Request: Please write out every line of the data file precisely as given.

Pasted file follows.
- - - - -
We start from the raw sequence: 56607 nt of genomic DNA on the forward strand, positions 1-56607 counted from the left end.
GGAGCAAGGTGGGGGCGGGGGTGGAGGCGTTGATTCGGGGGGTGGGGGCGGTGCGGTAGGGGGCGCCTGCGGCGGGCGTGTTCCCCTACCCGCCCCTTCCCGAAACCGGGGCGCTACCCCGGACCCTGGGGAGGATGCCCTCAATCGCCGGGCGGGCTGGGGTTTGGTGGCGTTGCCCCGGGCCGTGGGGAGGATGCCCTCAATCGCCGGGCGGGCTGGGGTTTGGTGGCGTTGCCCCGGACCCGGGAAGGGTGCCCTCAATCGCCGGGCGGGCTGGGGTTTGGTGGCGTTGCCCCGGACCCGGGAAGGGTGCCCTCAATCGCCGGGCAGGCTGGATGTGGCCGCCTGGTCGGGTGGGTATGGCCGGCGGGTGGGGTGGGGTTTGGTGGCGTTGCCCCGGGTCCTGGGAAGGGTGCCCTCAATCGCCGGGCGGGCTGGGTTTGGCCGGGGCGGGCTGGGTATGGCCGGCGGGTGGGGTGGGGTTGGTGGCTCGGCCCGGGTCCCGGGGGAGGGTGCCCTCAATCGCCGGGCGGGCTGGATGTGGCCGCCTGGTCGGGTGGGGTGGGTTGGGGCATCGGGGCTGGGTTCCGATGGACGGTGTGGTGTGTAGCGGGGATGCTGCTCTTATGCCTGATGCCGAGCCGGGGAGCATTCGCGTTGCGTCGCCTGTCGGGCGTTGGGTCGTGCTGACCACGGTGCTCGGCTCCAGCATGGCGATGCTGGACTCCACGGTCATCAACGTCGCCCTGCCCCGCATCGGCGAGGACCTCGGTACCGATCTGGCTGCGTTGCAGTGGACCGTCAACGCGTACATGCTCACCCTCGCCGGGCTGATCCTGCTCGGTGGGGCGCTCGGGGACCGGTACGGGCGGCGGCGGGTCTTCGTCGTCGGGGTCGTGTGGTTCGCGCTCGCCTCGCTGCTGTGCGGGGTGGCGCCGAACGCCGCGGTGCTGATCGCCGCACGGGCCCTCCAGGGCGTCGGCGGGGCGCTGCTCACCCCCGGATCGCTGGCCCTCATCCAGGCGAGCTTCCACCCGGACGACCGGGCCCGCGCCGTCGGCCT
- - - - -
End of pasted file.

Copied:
We start from the raw sequence: 56607 nt of genomic DNA on the forward strand, positions 1-56607 counted from the left end.
GGAGCAAGGTGGGGGCGGGGGTGGAGGCGTTGATTCGGGGGGTGGGGGCGGTGCGGTAGGGGGCGCCTGCGGCGGGCGTGTTCCCCTACCCGCCCCTTCCCGAAACCGGGGCGCTACCCCGGACCCTGGGGAGGATGCCCTCAATCGCCGGGCGGGCTGGGGTTTGGTGGCGTTGCCCCGGGCCGTGGGGAGGATGCCCTCAATCGCCGGGCGGGCTGGGGTTTGGTGGCGTTGCCCCGGACCCGGGAAGGGTGCCCTCAATCGCCGGGCGGGCTGGGGTTTGGTGGCGTTGCCCCGGACCCGGGAAGGGTGCCCTCAATCGCCGGGCAGGCTGGATGTGGCCGCCTGGTCGGGTGGGTATGGCCGGCGGGTGGGGTGGGGTTTGGTGGCGTTGCCCCGGGTCCTGGGAAGGGTGCCCTCAATCGCCGGGCGGGCTGGGTTTGGCCGGGGCGGGCTGGGTATGGCCGGCGGGTGGGGTGGGGTTGGTGGCTCGGCCCGGGTCCCGGGGGAGGGTGCCCTCAATCGCCGGGCGGGCTGGATGTGGCCGCCTGGTCGGGTGGGGTGGGTTGGGGCATCGGGGCTGGGTTCCGATGGACGGTGTGGTGTGTAGCGGGGATGCTGCTCTTATGCCTGATGCCGAGCCGGGGAGCATTCGCGTTGCGTCGCCTGTCGGGCGTTGGGTCGTGCTGACCACGGTGCTCGGCTCCAGCATGGCGATGCTGGACTCCACGGTCATCAACGTCGCCCTGCCCCGCATCGGCGAGGACCTCGGTACCGATCTGGCTGCGTTGCAGTGGACCGTCAACGCGTACATGCTCACCCTCGCCGGGCTGATCCTGCTCGGTGGGGCGCTCGGGGACCGGTACGGGCGGCGGCGGGTCTTCGTCGTCGGGGTCGTGTGGTTCGCGCTCGCCTCGCTGCTGTGCGGGGTGGCGCCGAACGCCGCGGTGCTGATCGCCGCACGGGCCCTCCAGGGCGTCGGCGGGGCGCTGCTCACCCCCGGATCGCTGGCCCTCATCCAGGCGAGCTTCCACCCGGACGACCGGGCCCGCGCCGTCGGCCT